Tuesday, March 22, 2016

THE NIGHTINGALE






The Nightingale, Kristin Hannah, St Martin's Press, 2015, 440 pp
 
 
Summary from Goodreads:
In the quiet village of Carriveau, Vianne Mauriac says goodbye to her husband, Antoine, as he heads for the Front. She doesn’t believe that the Nazis will invade France...but invade they do, in droves of marching soldiers, in caravans of trucks and tanks, in planes that fill the skies and drop bombs upon the innocent. When France is overrun, Vianne is forced to take an enemy into her house, and suddenly her every move is watched; her life and her child’s life is at constant risk. Without food or money or hope, as danger escalates around her, she must make one terrible choice after another.

Vianne’s sister, Isabelle, is a rebellious eighteen-year-old girl, searching for purpose with all the reckless passion of youth. While thousands of Parisians march into the unknown terrors of war, she meets the compelling and mysterious Gäetan, a partisan who believes the French can fight the Nazis from within France, and she falls in love as only the young can...completely. When he betrays her, Isabelle races headlong into danger and joins the Resistance, never looking back or giving a thought to the real--and deadly--consequences.
 
My Review:
Though this novel has been a huge bestseller and nearly everyone in the reading group I read it for was swooning in praise for it, I was underwhelmed. I would call it historical romance and in fact the author has been a romance writer for most of her career.
 
Dislikes: formulaic, somewhat manipulative emotionally, and a bit sketchy on the research.
 
I have read tons of WWII books, including novels that feature what it was like for the women at home. Most of them were better. And the ending? Please.
 
A big part of the story concerns the sister who took part in the resistance. No one has written better about the French resistance than Simone de Beauvoir, both in her 1945 novel The Blood of Others and in the second volume of her memoirs, The Prime of Life. She was there! She lived it personally, romantically with Sartre, and politically.
  
Liked: Because the writing was at approximately YA level, it was a fast read. I would not have wanted to spend any more time than I did (two days) reading this thing.
 
I also give her a nod for portraying the woman side of dealing with the Nazi rule in France.
 
Summary: An OK book for women who don't know much about WWII, particularly in France. All the Light We Cannot See is the better book because the writing is so superior.  
 
 
(The Nightingale is available in hardcover by order from Once Upon A Time Bookstore.) 

10 comments:

  1. In general, I don't like reading books about the World War II period. I made an exception for All the Light We Cannot See because my husband insisted that I would love it. I did. I guess I won't be making an exception for this one.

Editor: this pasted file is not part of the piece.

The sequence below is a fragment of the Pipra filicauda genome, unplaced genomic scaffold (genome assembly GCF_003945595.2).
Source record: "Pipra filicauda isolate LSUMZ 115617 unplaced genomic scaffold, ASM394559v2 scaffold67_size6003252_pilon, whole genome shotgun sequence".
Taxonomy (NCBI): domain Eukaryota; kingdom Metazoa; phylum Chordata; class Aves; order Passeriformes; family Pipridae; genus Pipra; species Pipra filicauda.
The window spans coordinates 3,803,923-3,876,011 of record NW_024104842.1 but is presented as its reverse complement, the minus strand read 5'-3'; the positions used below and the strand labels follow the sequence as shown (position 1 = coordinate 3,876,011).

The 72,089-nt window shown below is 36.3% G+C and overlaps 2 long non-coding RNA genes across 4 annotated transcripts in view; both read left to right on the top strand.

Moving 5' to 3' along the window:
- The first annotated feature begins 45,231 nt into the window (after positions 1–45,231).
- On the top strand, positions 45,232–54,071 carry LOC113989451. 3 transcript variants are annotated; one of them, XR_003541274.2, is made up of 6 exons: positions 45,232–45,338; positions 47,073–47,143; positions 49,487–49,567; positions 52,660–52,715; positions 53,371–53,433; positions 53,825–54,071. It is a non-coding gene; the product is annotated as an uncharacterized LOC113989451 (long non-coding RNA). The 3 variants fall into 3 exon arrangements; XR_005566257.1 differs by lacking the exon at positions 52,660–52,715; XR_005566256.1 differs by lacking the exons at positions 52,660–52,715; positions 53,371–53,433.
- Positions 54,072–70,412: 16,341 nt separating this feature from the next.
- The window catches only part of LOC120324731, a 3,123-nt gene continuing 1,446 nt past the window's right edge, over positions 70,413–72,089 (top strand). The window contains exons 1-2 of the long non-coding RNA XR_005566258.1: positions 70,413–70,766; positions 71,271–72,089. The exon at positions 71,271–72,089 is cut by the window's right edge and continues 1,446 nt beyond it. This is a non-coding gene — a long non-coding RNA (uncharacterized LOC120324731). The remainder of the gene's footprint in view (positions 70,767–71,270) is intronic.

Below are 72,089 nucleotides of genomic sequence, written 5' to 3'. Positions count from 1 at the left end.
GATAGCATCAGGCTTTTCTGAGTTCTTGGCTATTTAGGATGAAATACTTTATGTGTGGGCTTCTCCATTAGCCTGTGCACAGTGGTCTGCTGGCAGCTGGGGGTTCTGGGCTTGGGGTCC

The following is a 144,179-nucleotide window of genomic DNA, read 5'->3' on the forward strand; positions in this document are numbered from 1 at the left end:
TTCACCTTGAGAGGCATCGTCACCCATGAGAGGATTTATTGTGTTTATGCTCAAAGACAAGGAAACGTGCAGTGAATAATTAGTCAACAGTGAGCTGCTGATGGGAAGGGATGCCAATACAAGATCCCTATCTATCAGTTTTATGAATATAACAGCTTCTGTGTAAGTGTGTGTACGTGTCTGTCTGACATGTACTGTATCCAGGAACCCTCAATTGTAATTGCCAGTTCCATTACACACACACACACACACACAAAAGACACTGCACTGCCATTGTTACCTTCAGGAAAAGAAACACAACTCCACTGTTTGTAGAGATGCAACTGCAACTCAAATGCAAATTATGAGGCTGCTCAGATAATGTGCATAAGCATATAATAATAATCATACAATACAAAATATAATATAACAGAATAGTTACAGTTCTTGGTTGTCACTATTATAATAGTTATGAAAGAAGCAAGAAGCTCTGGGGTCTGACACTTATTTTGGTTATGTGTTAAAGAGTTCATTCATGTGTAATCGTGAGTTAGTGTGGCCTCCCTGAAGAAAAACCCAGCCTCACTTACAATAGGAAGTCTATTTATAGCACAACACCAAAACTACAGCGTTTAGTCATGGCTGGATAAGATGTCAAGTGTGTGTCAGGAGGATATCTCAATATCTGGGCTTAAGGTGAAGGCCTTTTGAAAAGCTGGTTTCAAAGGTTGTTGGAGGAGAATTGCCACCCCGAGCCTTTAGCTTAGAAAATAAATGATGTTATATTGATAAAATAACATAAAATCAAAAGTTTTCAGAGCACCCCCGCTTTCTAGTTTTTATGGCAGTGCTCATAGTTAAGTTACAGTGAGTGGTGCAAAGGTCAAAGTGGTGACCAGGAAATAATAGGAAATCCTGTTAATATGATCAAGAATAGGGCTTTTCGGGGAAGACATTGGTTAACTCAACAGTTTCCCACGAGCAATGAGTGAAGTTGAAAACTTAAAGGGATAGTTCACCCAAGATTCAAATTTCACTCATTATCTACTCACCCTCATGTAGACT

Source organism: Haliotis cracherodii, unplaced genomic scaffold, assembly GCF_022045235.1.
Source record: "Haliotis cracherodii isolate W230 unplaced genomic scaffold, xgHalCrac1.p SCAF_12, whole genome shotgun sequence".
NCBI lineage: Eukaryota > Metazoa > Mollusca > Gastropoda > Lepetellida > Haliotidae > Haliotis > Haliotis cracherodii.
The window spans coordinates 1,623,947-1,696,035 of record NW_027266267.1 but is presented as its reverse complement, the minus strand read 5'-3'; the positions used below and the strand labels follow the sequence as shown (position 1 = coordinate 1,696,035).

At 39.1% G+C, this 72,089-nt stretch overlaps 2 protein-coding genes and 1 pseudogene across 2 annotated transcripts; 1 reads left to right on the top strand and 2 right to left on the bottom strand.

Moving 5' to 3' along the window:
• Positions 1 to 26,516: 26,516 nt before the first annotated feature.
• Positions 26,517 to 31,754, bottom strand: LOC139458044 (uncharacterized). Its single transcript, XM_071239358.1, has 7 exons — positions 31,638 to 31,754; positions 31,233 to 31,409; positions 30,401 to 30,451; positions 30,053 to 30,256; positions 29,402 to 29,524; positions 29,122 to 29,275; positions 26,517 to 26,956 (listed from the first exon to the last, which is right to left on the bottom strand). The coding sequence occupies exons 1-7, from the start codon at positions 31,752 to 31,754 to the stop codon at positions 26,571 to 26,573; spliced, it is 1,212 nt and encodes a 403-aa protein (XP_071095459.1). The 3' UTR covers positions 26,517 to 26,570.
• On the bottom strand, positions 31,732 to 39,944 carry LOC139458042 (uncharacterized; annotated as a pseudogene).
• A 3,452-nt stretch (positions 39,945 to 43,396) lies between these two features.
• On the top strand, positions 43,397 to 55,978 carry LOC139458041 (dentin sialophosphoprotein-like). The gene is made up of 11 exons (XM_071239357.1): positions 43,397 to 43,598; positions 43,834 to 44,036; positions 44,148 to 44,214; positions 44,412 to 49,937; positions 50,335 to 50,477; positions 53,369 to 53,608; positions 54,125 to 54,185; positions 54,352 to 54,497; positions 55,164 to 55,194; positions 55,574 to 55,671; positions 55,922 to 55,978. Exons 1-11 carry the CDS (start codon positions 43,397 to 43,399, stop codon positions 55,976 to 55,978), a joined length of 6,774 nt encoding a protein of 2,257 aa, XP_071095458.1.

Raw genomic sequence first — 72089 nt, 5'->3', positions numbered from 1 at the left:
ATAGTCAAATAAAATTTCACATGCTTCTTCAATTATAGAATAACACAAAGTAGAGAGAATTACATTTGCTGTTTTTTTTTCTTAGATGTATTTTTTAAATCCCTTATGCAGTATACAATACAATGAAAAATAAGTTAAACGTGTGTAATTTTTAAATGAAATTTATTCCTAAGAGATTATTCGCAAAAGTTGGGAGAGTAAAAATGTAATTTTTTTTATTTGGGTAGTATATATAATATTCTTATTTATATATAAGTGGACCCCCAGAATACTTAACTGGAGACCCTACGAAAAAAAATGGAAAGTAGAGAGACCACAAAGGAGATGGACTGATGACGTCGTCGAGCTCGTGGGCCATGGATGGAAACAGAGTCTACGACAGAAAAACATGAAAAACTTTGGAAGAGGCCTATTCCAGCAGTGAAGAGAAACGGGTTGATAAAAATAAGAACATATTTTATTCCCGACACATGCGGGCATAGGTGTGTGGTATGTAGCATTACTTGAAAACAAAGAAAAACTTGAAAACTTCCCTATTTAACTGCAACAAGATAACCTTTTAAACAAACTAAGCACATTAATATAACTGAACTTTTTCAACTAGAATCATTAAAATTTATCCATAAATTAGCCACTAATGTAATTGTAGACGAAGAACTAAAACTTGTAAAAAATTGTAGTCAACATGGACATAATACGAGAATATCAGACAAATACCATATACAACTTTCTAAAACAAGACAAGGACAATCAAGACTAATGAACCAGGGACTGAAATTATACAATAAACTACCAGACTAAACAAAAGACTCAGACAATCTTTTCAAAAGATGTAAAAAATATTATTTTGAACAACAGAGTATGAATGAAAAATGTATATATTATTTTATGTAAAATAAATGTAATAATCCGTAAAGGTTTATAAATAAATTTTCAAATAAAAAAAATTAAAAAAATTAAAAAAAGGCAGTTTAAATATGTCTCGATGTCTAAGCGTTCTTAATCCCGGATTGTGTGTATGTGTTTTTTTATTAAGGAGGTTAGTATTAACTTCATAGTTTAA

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    1. And I insisted my husband would like All the Light. He did! BTW, how do you get italics to work in the comments?

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  2. A balanced review, Judy. I have The Nightingale waiting for me on my TBR. Now I'm not sure I even want to read it.

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    1. Well, it is not horrid. Just disappointing to this literary snob -:)

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  3. Hello dear Juday! I don't like reading books about the World War II period...Wonderful review as usual. I wish you a fabulous Easter. It is sunny in Geneva yuppie hahaha. Hugs dear

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    1. I can understand that. I am pretty much over them myself.

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  4. This is one of those books I've wanted to try. I used to read all of her books and then hit one I didn't like and stopped. I loved All the Light You Cannot See.

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    1. Let me know how you liked it if you do. Welcome to Keep the Wisdom and thank you for visiting and commenting!

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  5. I too sort of see her as a romance writer so I didn't venture to this WWII book. Snobby perhaps, but there's too many books & little time, ha. I would like to read the titles of Simone's you mention (thanks!). What did you think of Suite Francaise by Nemirovsky or Sabastian Faulk's Birdsong & Charlotte Gray? Hmm. those are three I have liked that have touched on the Resistance.

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    1. The Simone books are so good! Suite Francaise and Birdsong were OK for me. I read them for reading groups. I have not read Charlotte Gray though I saw the movie and thought it was great. Authentic as far as the Resistance went. Suite Francaise was good on the exodus from Paris, I thought.

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